My friend Naomi:
I get to Starbucks, park [my trike] and tie it up at the bike rack, and take off my helmet. I’d been having a feel-bad day, so I’d put on pinup matte red lipstick before I left the house. I thought I looked pretty cute, if overdressed for your average bike ride. It looks like the dude who decided to start talking to me and harassing me thought I looked pretty cute, too.
His opening line was to start denigrating my trike and disavow any possibility that I’d understand the mechanics* of it because I’m a girl. He actually said he thought I wouldn’t get it because I’m a girl. And he tried to pat me on the head. Then he asked me out, by offering to teach me how my bike works, if only I’d go back to his place with him.
In my best, well-honed, withering city-girl stare, I maintained very strong eye contact with him, took a swallow of coffee, and asked him if his eyes hurt. He looked at me, very confused, and did that insulting do-you-speak-English voice and said no.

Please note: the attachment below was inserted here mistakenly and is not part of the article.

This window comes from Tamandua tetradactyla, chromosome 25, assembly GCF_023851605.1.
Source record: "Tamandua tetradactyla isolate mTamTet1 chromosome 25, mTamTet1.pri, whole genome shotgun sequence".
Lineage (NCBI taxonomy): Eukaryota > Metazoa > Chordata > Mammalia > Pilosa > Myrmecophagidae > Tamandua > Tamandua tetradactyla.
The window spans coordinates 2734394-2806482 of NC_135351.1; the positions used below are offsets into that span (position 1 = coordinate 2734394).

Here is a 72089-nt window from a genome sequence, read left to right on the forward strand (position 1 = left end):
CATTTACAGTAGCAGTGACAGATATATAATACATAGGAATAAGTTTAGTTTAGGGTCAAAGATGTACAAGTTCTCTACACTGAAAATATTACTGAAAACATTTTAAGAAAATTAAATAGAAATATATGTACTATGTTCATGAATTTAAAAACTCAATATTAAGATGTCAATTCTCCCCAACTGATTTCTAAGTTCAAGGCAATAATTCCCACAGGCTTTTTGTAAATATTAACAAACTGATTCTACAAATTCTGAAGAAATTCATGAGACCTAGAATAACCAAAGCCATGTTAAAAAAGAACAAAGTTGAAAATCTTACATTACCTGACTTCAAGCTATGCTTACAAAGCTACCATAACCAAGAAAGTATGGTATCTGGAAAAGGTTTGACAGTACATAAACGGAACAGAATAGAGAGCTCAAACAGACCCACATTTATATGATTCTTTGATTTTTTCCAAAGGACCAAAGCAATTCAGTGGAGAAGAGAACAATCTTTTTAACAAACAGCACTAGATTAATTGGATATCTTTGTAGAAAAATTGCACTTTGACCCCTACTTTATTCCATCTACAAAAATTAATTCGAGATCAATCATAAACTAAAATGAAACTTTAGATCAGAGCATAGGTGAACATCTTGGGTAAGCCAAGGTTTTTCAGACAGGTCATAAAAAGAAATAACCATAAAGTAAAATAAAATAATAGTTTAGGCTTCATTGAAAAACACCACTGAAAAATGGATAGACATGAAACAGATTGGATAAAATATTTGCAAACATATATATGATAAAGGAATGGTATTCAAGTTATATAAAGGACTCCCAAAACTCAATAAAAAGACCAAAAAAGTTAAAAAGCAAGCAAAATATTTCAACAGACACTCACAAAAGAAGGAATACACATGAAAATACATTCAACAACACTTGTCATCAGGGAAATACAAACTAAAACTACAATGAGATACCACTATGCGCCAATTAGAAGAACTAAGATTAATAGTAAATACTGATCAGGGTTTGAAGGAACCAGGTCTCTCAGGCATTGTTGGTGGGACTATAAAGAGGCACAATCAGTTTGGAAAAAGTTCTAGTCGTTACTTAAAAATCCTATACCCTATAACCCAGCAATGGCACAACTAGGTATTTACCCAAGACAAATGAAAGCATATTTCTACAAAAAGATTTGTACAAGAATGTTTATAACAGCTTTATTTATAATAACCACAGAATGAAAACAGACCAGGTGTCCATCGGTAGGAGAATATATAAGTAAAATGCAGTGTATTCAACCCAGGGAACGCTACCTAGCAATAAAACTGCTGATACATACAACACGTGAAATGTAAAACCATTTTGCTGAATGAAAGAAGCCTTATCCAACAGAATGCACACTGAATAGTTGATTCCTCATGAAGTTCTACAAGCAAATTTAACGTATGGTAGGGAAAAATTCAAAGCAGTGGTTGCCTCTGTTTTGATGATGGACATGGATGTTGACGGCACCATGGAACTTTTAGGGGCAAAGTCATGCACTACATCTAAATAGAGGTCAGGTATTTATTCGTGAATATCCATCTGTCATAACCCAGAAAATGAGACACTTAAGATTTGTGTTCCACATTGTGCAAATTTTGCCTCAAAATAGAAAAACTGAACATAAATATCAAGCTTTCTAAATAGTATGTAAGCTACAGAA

“I only ask that because it’s obvious you haven’t seen the light of day in a while. Does your back hurt from having your head that far up your ass?”
He started muttering at me that he was “only trying to be nice”.
And one of my favorite bits, ever: “You shouldn’t wear red lipstick. It makes me wonder what it’d look like on my dick.”
I kept staring at him, right in the eye, deliberately not changing my posture in any way. I felt safe enough to do that, that day, because I was in public, at a busy coffeeshop, pissed off enough fear eased back from me, and frankly, red lipstick does give me a confidence boost. That’s why I wore it.
Eventually, he got nervous and wandered off. […]
I didn’t start shaking for a minute or so after he was out of sight.
Read on for the full, horrible story— and its much more positive aftermath.